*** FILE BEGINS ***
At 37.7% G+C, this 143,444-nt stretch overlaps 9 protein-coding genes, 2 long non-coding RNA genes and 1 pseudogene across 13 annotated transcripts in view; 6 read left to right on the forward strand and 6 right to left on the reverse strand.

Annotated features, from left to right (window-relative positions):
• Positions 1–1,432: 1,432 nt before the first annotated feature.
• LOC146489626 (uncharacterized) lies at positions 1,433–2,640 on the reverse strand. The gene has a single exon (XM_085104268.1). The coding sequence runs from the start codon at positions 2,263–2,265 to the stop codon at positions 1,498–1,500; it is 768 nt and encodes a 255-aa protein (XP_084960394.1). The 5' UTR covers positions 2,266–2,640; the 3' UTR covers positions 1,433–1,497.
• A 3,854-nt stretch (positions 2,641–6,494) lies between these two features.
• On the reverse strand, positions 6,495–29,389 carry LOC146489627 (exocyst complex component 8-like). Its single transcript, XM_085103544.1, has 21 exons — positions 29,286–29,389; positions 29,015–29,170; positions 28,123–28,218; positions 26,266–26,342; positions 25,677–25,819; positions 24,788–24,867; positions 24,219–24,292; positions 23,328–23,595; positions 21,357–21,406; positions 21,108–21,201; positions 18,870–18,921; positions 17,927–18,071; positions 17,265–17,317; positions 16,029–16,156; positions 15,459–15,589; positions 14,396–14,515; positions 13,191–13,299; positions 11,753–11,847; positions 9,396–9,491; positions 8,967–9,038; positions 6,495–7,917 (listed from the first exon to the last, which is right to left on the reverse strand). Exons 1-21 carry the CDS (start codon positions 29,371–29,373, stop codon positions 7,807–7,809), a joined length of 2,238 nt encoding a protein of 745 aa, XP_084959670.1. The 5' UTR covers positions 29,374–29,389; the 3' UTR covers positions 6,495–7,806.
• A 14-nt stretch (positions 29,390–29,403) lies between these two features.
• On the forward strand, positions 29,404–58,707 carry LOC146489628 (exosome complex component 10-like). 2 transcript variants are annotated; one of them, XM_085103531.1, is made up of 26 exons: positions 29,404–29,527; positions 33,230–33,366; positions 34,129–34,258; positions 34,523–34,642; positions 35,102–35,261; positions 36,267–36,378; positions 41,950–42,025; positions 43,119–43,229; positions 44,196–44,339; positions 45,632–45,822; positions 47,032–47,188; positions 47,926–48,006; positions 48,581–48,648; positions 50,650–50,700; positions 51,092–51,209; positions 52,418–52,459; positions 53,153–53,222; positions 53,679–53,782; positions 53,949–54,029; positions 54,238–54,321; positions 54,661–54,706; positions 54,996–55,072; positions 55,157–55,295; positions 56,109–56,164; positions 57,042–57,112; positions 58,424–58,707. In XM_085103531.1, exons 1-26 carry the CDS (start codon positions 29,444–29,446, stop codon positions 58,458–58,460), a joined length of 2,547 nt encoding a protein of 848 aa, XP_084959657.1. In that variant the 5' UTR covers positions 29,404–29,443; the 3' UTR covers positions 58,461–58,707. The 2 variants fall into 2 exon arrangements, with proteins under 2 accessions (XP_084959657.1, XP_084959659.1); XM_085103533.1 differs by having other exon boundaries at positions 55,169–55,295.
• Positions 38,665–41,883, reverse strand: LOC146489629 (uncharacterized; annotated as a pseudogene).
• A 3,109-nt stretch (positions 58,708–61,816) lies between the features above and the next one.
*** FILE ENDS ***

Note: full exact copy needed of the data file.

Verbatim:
At 37.7% G+C, this 143,444-nt stretch overlaps 9 protein-coding genes, 2 long non-coding RNA genes and 1 pseudogene across 13 annotated transcripts in view; 6 read left to right on the forward strand and 6 right to left on the reverse strand.

Annotated features, from left to right (window-relative positions):
• Positions 1–1,432: 1,432 nt before the first annotated feature.
• LOC146489626 (uncharacterized) lies at positions 1,433–2,640 on the reverse strand. The gene has a single exon (XM_085104268.1). The coding sequence runs from the start codon at positions 2,263–2,265 to the stop codon at positions 1,498–1,500; it is 768 nt and encodes a 255-aa protein (XP_084960394.1). The 5' UTR covers positions 2,266–2,640; the 3' UTR covers positions 1,433–1,497.
• A 3,854-nt stretch (positions 2,641–6,494) lies between these two features.
• On the reverse strand, positions 6,495–29,389 carry LOC146489627 (exocyst complex component 8-like). Its single transcript, XM_085103544.1, has 21 exons — positions 29,286–29,389; positions 29,015–29,170; positions 28,123–28,218; positions 26,266–26,342; positions 25,677–25,819; positions 24,788–24,867; positions 24,219–24,292; positions 23,328–23,595; positions 21,357–21,406; positions 21,108–21,201; positions 18,870–18,921; positions 17,927–18,071; positions 17,265–17,317; positions 16,029–16,156; positions 15,459–15,589; positions 14,396–14,515; positions 13,191–13,299; positions 11,753–11,847; positions 9,396–9,491; positions 8,967–9,038; positions 6,495–7,917 (listed from the first exon to the last, which is right to left on the reverse strand). Exons 1-21 carry the CDS (start codon positions 29,371–29,373, stop codon positions 7,807–7,809), a joined length of 2,238 nt encoding a protein of 745 aa, XP_084959670.1. The 5' UTR covers positions 29,374–29,389; the 3' UTR covers positions 6,495–7,806.
• A 14-nt stretch (positions 29,390–29,403) lies between these two features.
• On the forward strand, positions 29,404–58,707 carry LOC146489628 (exosome complex component 10-like). 2 transcript variants are annotated; one of them, XM_085103531.1, is made up of 26 exons: positions 29,404–29,527; positions 33,230–33,366; positions 34,129–34,258; positions 34,523–34,642; positions 35,102–35,261; positions 36,267–36,378; positions 41,950–42,025; positions 43,119–43,229; positions 44,196–44,339; positions 45,632–45,822; positions 47,032–47,188; positions 47,926–48,006; positions 48,581–48,648; positions 50,650–50,700; positions 51,092–51,209; positions 52,418–52,459; positions 53,153–53,222; positions 53,679–53,782; positions 53,949–54,029; positions 54,238–54,321; positions 54,661–54,706; positions 54,996–55,072; positions 55,157–55,295; positions 56,109–56,164; positions 57,042–57,112; positions 58,424–58,707. In XM_085103531.1, exons 1-26 carry the CDS (start codon positions 29,444–29,446, stop codon positions 58,458–58,460), a joined length of 2,547 nt encoding a protein of 848 aa, XP_084959657.1. In that variant the 5' UTR covers positions 29,404–29,443; the 3' UTR covers positions 58,461–58,707. The 2 variants fall into 2 exon arrangements, with proteins under 2 accessions (XP_084959657.1, XP_084959659.1); XM_085103533.1 differs by having other exon boundaries at positions 55,169–55,295.
• Positions 38,665–41,883, reverse strand: LOC146489629 (uncharacterized; annotated as a pseudogene).
• A 3,109-nt stretch (positions 58,708–61,816) lies between the features above and the next one.